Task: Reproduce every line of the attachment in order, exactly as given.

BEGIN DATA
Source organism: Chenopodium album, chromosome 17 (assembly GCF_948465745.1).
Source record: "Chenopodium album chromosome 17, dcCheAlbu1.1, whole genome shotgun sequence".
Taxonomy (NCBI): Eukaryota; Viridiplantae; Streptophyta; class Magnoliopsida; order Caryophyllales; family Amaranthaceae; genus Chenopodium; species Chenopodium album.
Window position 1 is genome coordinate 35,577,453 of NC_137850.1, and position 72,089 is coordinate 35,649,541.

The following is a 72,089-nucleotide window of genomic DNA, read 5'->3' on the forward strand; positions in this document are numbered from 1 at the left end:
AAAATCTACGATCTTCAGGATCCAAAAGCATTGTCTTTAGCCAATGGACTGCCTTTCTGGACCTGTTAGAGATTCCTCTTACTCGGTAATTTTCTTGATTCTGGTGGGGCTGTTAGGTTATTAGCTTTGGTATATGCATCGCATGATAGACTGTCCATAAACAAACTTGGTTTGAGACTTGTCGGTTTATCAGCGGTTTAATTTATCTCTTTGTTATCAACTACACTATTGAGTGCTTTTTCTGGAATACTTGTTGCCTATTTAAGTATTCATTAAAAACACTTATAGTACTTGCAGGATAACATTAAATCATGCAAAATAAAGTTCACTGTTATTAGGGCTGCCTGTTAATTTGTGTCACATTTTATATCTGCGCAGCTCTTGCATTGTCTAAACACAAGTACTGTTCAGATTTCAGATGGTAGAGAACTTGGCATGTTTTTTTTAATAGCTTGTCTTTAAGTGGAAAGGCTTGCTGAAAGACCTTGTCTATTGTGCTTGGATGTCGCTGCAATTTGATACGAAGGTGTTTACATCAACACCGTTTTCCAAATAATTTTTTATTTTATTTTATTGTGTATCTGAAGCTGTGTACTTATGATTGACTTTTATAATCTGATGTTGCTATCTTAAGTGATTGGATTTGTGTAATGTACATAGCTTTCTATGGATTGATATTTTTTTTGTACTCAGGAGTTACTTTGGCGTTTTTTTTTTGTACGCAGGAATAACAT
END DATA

Source organism: Chenopodium album, chromosome 17 (assembly GCF_948465745.1).
Source record: "Chenopodium album chromosome 17, dcCheAlbu1.1, whole genome shotgun sequence".
Taxonomy (NCBI): Eukaryota; Viridiplantae; Streptophyta; class Magnoliopsida; order Caryophyllales; family Amaranthaceae; genus Chenopodium; species Chenopodium album.
Window position 1 is genome coordinate 35,577,453 of NC_137850.1, and position 72,089 is coordinate 35,649,541.

The following is a 72,089-nucleotide window of genomic DNA, read 5'->3' on the forward strand; positions in this document are numbered from 1 at the left end:
AAAATCTACGATCTTCAGGATCCAAAAGCATTGTCTTTAGCCAATGGACTGCCTTTCTGGACCTGTTAGAGATTCCTCTTACTCGGTAATTTTCTTGATTCTGGTGGGGCTGTTAGGTTATTAGCTTTGGTATATGCATCGCATGATAGACTGTCCATAAACAAACTTGGTTTGAGACTTGTCGGTTTATCAGCGGTTTAATTTATCTCTTTGTTATCAACTACACTATTGAGTGCTTTTTCTGGAATACTTGTTGCCTATTTAAGTATTCATTAAAAACACTTATAGTACTTGCAGGATAACATTAAATCATGCAAAATAAAGTTCACTGTTATTAGGGCTGCCTGTTAATTTGTGTCACATTTTATATCTGCGCAGCTCTTGCATTGTCTAAACACAAGTACTGTTCAGATTTCAGATGGTAGAGAACTTGGCATGTTTTTTTTAATAGCTTGTCTTTAAGTGGAAAGGCTTGCTGAAAGACCTTGTCTATTGTGCTTGGATGTCGCTGCAATTTGATACGAAGGTGTTTACATCAACACCGTTTTCCAAATAATTTTTTATTTTATTTTATTGTGTATCTGAAGCTGTGTACTTATGATTGACTTTTATAATCTGATGTTGCTATCTTAAGTGATTGGATTTGTGTAATGTACATAGCTTTCTATGGATTGATATTTTTTTTGTACTCAGGAGTTACTTTGGCGTTTTTTTTTTGTACGCAGGAATAACAT